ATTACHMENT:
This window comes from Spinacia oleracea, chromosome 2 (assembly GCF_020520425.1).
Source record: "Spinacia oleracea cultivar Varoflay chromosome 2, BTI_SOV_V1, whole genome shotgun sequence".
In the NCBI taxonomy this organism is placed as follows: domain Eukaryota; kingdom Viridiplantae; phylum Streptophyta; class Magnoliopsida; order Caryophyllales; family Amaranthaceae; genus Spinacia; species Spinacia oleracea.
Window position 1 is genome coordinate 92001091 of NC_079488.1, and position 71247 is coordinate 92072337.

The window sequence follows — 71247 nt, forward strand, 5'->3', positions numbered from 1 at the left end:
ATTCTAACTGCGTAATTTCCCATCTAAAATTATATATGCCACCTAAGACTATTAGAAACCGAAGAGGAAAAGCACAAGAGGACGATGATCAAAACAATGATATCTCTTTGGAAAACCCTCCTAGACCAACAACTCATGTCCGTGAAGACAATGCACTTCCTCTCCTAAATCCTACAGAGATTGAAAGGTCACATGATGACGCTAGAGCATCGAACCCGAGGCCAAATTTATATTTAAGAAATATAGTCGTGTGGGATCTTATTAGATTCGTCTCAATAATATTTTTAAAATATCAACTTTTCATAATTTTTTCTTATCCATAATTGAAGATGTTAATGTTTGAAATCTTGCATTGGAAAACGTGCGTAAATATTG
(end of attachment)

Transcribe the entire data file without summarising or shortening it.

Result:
This window comes from Spinacia oleracea, chromosome 2 (assembly GCF_020520425.1).
Source record: "Spinacia oleracea cultivar Varoflay chromosome 2, BTI_SOV_V1, whole genome shotgun sequence".
In the NCBI taxonomy this organism is placed as follows: domain Eukaryota; kingdom Viridiplantae; phylum Streptophyta; class Magnoliopsida; order Caryophyllales; family Amaranthaceae; genus Spinacia; species Spinacia oleracea.
Window position 1 is genome coordinate 92001091 of NC_079488.1, and position 71247 is coordinate 92072337.

The window sequence follows — 71247 nt, forward strand, 5'->3', positions numbered from 1 at the left end:
ATTCTAACTGCGTAATTTCCCATCTAAAATTATATATGCCACCTAAGACTATTAGAAACCGAAGAGGAAAAGCACAAGAGGACGATGATCAAAACAATGATATCTCTTTGGAAAACCCTCCTAGACCAACAACTCATGTCCGTGAAGACAATGCACTTCCTCTCCTAAATCCTACAGAGATTGAAAGGTCACATGATGACGCTAGAGCATCGAACCCGAGGCCAAATTTATATTTAAGAAATATAGTCGTGTGGGATCTTATTAGATTCGTCTCAATAATATTTTTAAAATATCAACTTTTCATAATTTTTTCTTATCCATAATTGAAGATGTTAATGTTTGAAATCTTGCATTGGAAAACGTGCGTAAATATTG